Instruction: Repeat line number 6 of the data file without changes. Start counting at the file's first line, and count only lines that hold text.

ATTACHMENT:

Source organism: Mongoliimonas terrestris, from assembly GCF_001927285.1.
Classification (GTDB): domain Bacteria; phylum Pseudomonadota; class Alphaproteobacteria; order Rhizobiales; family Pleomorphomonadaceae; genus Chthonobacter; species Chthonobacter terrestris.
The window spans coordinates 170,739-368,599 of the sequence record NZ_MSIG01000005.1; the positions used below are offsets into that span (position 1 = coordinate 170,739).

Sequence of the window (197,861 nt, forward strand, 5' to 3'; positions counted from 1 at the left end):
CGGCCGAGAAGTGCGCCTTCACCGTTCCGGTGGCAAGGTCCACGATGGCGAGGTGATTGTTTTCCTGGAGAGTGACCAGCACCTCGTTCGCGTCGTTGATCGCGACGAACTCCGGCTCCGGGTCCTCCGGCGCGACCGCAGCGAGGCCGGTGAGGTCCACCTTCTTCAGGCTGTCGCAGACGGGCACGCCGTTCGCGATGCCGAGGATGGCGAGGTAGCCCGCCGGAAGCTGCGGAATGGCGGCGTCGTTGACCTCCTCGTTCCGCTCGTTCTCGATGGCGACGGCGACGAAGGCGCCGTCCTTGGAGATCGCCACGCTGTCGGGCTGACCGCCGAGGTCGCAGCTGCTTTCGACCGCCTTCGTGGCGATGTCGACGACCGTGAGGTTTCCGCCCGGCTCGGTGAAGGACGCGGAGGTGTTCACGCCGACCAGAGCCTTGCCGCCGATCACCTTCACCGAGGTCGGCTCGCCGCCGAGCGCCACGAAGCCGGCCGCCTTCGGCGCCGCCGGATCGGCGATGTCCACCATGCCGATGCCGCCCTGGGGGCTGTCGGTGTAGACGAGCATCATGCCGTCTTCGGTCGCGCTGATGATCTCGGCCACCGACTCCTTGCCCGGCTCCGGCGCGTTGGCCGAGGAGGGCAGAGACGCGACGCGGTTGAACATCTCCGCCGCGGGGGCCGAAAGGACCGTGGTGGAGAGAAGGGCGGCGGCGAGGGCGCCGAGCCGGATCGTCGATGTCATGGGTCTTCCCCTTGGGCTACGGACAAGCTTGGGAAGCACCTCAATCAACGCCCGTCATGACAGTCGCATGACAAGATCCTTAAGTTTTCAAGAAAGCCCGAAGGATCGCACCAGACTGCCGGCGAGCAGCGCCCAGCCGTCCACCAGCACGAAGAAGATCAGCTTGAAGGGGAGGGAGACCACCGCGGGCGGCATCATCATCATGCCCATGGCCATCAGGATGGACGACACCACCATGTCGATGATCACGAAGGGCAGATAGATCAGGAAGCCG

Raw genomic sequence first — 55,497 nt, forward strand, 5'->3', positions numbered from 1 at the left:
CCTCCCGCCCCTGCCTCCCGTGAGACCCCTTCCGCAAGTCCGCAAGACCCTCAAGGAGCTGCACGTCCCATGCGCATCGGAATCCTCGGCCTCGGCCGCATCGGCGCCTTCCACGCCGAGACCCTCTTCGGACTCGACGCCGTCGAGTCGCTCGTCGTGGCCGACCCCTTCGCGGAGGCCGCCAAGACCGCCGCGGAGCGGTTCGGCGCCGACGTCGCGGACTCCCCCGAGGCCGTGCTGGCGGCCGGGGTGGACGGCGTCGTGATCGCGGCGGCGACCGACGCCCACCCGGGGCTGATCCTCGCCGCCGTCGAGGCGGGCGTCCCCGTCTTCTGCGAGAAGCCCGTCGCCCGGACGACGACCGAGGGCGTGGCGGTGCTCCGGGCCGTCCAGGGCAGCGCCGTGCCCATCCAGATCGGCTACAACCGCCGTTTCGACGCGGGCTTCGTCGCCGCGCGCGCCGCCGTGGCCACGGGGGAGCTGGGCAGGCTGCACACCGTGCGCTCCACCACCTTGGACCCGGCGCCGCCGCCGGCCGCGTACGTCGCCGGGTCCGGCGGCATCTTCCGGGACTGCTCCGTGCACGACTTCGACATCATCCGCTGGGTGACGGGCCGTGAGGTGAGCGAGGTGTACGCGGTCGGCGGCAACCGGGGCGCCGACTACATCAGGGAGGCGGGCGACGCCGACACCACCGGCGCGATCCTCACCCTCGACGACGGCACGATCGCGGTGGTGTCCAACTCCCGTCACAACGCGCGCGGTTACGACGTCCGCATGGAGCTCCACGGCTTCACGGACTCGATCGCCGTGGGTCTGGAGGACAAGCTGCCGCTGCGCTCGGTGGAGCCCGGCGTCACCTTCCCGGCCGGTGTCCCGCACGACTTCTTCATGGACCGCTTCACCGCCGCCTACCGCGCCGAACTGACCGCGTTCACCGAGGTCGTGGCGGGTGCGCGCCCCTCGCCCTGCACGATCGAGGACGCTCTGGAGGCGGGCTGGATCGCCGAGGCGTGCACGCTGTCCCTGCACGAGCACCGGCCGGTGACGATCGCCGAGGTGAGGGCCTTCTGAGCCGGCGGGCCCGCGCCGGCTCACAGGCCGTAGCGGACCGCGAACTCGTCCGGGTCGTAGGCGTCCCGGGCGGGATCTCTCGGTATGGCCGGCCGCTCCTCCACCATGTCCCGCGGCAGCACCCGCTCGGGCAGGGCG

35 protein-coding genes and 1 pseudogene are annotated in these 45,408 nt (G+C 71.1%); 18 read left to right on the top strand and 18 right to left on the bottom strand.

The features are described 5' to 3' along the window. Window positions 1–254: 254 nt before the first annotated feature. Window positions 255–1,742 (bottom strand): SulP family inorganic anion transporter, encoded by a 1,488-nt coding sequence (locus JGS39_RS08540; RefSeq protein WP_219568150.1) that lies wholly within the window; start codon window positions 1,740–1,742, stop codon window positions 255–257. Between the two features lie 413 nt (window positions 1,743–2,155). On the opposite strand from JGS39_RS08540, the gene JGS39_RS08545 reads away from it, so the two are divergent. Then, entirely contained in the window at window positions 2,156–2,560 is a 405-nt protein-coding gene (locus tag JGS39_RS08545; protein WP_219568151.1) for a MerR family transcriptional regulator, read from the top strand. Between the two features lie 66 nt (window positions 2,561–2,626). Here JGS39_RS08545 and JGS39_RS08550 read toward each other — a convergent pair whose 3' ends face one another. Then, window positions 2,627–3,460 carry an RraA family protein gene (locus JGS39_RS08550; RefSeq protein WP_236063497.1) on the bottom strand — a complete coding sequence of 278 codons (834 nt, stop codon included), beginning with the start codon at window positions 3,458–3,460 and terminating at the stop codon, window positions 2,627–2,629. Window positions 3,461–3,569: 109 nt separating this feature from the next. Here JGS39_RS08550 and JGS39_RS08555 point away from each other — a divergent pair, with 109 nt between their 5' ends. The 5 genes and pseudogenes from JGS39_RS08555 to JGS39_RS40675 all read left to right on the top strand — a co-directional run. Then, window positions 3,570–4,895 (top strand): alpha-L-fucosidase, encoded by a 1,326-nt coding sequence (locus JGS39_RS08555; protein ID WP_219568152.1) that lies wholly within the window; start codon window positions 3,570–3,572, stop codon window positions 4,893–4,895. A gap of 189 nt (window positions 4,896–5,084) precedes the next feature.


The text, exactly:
Raw genomic sequence first — 55,497 nt, forward strand, 5'->3', positions numbered from 1 at the left: